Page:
3. María Elisa Drago Serrano. (2006). Actividades antibacterianas de lactoferrina. Enfermedades infecciosas y Microbiologia, 26 (2), 58-63.
  4. María Elisa Drago-Serrano et al. (2008). La lactoferrina como modulador de la respuesta inmunitaria. Medigraphic Artemisa: Bioquimia, 33(2), 71-82.
  5. Garg, Sh., Donnenfeld i Friedlaender. (2010). Tratamiento antibiótico y antiinflamatorio en Oftalmología. Buenos Aires: Editorial Médica Panamericana
  6. C.Shellhorn, V.Valdés. (1995). La lehe humana, composición, beneficios y comparación con la leche de vaca. Manual de lactancia para Profesionales de la Salud.
  7. Schanbacher F. Talhouk, R.S. Murray F.A. (1997). Biology and origin of bioactive peptides in milk. Livestock Production Science, 50, 105-123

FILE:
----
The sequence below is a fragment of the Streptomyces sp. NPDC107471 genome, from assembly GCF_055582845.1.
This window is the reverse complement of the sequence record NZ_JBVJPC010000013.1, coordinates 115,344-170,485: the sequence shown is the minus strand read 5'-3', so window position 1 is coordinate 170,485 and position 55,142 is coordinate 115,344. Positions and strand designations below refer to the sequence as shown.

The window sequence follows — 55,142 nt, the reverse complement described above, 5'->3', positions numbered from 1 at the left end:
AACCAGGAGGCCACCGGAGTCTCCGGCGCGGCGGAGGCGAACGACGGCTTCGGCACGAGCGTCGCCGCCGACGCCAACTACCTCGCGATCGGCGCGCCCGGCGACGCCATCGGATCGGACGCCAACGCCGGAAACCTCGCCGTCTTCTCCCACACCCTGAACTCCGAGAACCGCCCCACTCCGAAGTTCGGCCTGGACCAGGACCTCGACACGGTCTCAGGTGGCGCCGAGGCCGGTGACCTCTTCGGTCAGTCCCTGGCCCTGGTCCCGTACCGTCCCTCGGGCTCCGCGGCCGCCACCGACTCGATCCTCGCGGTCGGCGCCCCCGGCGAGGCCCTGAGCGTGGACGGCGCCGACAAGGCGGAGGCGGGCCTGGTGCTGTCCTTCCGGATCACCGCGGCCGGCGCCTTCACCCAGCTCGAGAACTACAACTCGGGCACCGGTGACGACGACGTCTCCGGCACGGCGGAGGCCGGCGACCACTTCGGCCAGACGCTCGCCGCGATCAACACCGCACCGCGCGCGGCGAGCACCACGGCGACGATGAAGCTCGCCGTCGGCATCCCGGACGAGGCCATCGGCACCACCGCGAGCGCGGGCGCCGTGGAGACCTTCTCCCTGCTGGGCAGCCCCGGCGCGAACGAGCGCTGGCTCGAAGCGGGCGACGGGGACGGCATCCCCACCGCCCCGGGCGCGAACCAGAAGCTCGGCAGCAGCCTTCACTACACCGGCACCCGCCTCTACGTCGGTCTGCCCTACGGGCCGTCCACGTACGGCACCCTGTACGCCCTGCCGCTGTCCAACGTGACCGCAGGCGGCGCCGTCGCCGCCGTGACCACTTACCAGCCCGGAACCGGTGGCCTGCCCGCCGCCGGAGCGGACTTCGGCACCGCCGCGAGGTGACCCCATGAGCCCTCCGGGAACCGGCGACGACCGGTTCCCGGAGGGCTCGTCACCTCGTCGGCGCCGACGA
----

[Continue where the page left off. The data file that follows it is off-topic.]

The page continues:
8. Uniacke-Lowe, T.; Huppertz, T. and Fox, P.F.; Equine milk proteins: Chemistry, structure and nutritional significance. International Dairy Journal 20 (2010): 609-629
  9. Farnaud S, Evans RW. Lactoferrin – A multifunctional protein with antimicrobial properties. Molecular Immunology 40(7):395-405 · November 2003
  10. Laura Llacuna, Nuria Mach. (2012). Papel de los antioxidantes en la prevención del càncer. Revista Española de Nutrición Humana y Dietética, 16(1), 16-24.
  11. Dora Alicia Rodríguez-Franco, Luz Velázquez-Moreno, Gabriela Ramos-Clamont Montfort. Actividad antimicrobiana de la lactoferrina: Mecanismos y aplicaciones clínicas potenciales. Revista latinoamericana de Microbiologia, 47(3-4), 102-111.
  12. Manuel Hernández Triana y Carmen Porrata Maury. (1999). Calcio, osteoporosis, hipertensión arterial y càncer colorrectal. Cubana Aliment Nutr, 13(1), 33-45.
  13. Csapó-kiss, Zs.; Stefler, J.; Martin, T.G.; Makray, S. & Csapó, J.; Composition of mare’s colostrum and milk. Protein content, aminoacid composition and contents of macro and micro-elements. International Dairy Journal 5 (1995): 403-415
  14. Haddad, I.; Mozzon, M.; Strabbioli, R. and Frega N.G.; Fatty acid composition and regiodistribution in mare’s milk triacylglicerols at different lactation stages. Dairy Science Technology 91 (2011): 397-412